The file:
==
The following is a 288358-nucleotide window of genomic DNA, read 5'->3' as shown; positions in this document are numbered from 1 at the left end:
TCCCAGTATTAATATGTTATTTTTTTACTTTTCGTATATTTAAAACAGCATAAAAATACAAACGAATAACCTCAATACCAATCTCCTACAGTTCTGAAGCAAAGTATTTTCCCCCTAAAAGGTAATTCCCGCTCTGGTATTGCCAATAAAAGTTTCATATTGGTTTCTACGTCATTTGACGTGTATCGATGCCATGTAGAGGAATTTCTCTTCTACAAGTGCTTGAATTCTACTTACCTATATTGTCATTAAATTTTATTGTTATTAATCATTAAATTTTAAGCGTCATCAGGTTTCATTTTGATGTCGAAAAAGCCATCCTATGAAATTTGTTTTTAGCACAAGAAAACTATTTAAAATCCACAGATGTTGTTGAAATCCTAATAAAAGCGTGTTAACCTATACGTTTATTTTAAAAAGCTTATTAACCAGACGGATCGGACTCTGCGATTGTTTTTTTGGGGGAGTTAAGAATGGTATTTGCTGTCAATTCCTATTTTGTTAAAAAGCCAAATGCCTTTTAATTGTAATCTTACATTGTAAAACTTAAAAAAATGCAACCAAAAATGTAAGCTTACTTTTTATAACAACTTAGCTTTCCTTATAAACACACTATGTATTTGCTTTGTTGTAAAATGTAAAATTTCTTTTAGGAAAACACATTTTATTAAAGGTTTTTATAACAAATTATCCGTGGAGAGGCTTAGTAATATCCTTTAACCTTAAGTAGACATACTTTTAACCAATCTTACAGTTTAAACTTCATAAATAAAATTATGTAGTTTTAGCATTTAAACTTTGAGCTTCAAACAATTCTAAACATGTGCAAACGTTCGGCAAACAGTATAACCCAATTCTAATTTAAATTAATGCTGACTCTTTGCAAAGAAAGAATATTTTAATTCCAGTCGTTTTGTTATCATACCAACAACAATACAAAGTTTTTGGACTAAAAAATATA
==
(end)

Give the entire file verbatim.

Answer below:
The following is a 288358-nucleotide window of genomic DNA, read 5'->3' as shown; positions in this document are numbered from 1 at the left end:
TCCCAGTATTAATATGTTATTTTTTTACTTTTCGTATATTTAAAACAGCATAAAAATACAAACGAATAACCTCAATACCAATCTCCTACAGTTCTGAAGCAAAGTATTTTCCCCCTAAAAGGTAATTCCCGCTCTGGTATTGCCAATAAAAGTTTCATATTGGTTTCTACGTCATTTGACGTGTATCGATGCCATGTAGAGGAATTTCTCTTCTACAAGTGCTTGAATTCTACTTACCTATATTGTCATTAAATTTTATTGTTATTAATCATTAAATTTTAAGCGTCATCAGGTTTCATTTTGATGTCGAAAAAGCCATCCTATGAAATTTGTTTTTAGCACAAGAAAACTATTTAAAATCCACAGATGTTGTTGAAATCCTAATAAAAGCGTGTTAACCTATACGTTTATTTTAAAAAGCTTATTAACCAGACGGATCGGACTCTGCGATTGTTTTTTTGGGGGAGTTAAGAATGGTATTTGCTGTCAATTCCTATTTTGTTAAAAAGCCAAATGCCTTTTAATTGTAATCTTACATTGTAAAACTTAAAAAAATGCAACCAAAAATGTAAGCTTACTTTTTATAACAACTTAGCTTTCCTTATAAACACACTATGTATTTGCTTTGTTGTAAAATGTAAAATTTCTTTTAGGAAAACACATTTTATTAAAGGTTTTTATAACAAATTATCCGTGGAGAGGCTTAGTAATATCCTTTAACCTTAAGTAGACATACTTTTAACCAATCTTACAGTTTAAACTTCATAAATAAAATTATGTAGTTTTAGCATTTAAACTTTGAGCTTCAAACAATTCTAAACATGTGCAAACGTTCGGCAAACAGTATAACCCAATTCTAATTTAAATTAATGCTGACTCTTTGCAAAGAAAGAATATTTTAATTCCAGTCGTTTTGTTATCATACCAACAACAATACAAAGTTTTTGGACTAAAAAATATA